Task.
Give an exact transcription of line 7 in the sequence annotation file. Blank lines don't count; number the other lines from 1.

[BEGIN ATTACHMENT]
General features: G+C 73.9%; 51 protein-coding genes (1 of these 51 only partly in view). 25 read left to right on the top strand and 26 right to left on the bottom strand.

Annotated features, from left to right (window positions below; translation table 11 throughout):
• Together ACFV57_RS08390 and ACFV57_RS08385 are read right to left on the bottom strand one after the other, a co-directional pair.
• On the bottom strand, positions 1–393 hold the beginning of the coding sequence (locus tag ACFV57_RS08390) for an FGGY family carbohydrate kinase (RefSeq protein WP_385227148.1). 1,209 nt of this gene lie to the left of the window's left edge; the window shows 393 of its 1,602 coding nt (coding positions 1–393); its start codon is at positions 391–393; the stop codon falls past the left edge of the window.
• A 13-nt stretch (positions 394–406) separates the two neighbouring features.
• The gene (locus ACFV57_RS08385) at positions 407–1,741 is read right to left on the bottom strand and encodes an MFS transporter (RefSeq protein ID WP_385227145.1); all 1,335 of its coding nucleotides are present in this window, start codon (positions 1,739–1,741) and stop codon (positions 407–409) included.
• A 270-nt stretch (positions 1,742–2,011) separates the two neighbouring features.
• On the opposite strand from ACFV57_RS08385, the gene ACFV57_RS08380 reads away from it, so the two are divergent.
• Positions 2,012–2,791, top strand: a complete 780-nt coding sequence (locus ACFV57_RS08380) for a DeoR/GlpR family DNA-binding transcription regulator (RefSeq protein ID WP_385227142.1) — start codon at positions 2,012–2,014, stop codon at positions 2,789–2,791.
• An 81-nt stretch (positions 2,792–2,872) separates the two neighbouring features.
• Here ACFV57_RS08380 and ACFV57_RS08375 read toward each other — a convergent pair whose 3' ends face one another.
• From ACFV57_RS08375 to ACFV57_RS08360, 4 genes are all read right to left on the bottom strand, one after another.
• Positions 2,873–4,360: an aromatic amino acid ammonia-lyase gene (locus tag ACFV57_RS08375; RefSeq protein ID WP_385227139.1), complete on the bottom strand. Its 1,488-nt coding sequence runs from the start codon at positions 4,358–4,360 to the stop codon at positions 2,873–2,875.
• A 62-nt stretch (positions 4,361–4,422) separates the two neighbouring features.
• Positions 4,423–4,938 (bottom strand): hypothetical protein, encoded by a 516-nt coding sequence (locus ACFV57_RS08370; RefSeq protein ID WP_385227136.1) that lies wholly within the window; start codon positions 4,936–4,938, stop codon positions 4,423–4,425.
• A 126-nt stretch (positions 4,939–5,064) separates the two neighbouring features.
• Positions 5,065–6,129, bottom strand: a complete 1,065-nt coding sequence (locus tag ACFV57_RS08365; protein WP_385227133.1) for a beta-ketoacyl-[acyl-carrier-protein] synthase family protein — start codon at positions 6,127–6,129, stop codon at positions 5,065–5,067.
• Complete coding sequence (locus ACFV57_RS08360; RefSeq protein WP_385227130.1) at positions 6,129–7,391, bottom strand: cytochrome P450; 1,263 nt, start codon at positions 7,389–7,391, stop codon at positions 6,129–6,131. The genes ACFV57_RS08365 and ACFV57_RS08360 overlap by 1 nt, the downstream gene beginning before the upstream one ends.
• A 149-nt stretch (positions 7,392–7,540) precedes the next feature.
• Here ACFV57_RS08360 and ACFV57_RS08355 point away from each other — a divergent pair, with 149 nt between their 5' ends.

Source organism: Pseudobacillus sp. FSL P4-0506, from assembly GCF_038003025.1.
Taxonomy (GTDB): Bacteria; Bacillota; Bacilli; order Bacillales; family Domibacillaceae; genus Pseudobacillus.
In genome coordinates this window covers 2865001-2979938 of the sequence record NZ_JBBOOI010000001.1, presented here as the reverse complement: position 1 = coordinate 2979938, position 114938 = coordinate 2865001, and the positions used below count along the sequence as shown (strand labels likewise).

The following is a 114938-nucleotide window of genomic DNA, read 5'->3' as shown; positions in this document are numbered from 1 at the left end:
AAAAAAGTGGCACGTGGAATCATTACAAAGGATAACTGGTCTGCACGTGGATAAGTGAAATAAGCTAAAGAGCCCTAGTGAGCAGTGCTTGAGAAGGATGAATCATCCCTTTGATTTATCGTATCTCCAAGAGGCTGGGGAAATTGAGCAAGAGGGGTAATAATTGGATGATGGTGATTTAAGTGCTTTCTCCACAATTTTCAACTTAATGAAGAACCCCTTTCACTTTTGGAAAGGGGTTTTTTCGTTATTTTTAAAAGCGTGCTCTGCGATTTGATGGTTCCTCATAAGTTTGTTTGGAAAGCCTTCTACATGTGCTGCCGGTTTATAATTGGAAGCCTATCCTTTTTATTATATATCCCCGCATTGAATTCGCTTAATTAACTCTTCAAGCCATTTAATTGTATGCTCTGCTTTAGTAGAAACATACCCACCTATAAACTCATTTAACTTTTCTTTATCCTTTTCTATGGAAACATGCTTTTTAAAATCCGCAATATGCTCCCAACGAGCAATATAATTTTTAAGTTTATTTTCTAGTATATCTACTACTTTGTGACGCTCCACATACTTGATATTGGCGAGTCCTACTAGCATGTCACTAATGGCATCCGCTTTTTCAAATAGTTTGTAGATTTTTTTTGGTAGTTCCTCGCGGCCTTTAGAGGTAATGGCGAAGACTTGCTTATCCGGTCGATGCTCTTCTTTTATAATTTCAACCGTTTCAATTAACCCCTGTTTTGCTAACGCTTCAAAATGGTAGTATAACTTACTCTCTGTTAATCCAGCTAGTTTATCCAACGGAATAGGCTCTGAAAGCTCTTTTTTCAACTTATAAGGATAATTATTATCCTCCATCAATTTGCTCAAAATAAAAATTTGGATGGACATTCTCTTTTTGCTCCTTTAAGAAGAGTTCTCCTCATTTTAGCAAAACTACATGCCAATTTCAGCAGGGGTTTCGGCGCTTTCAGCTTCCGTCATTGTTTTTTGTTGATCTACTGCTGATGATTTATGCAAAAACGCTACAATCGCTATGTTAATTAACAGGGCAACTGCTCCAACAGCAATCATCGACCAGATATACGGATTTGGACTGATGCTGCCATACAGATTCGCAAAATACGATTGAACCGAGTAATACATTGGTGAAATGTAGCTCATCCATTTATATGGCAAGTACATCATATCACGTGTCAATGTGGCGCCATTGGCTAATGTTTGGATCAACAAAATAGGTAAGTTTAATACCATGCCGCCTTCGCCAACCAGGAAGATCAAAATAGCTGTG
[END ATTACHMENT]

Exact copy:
• A 270-nt stretch (positions 1,742–2,011) separates the two neighbouring features.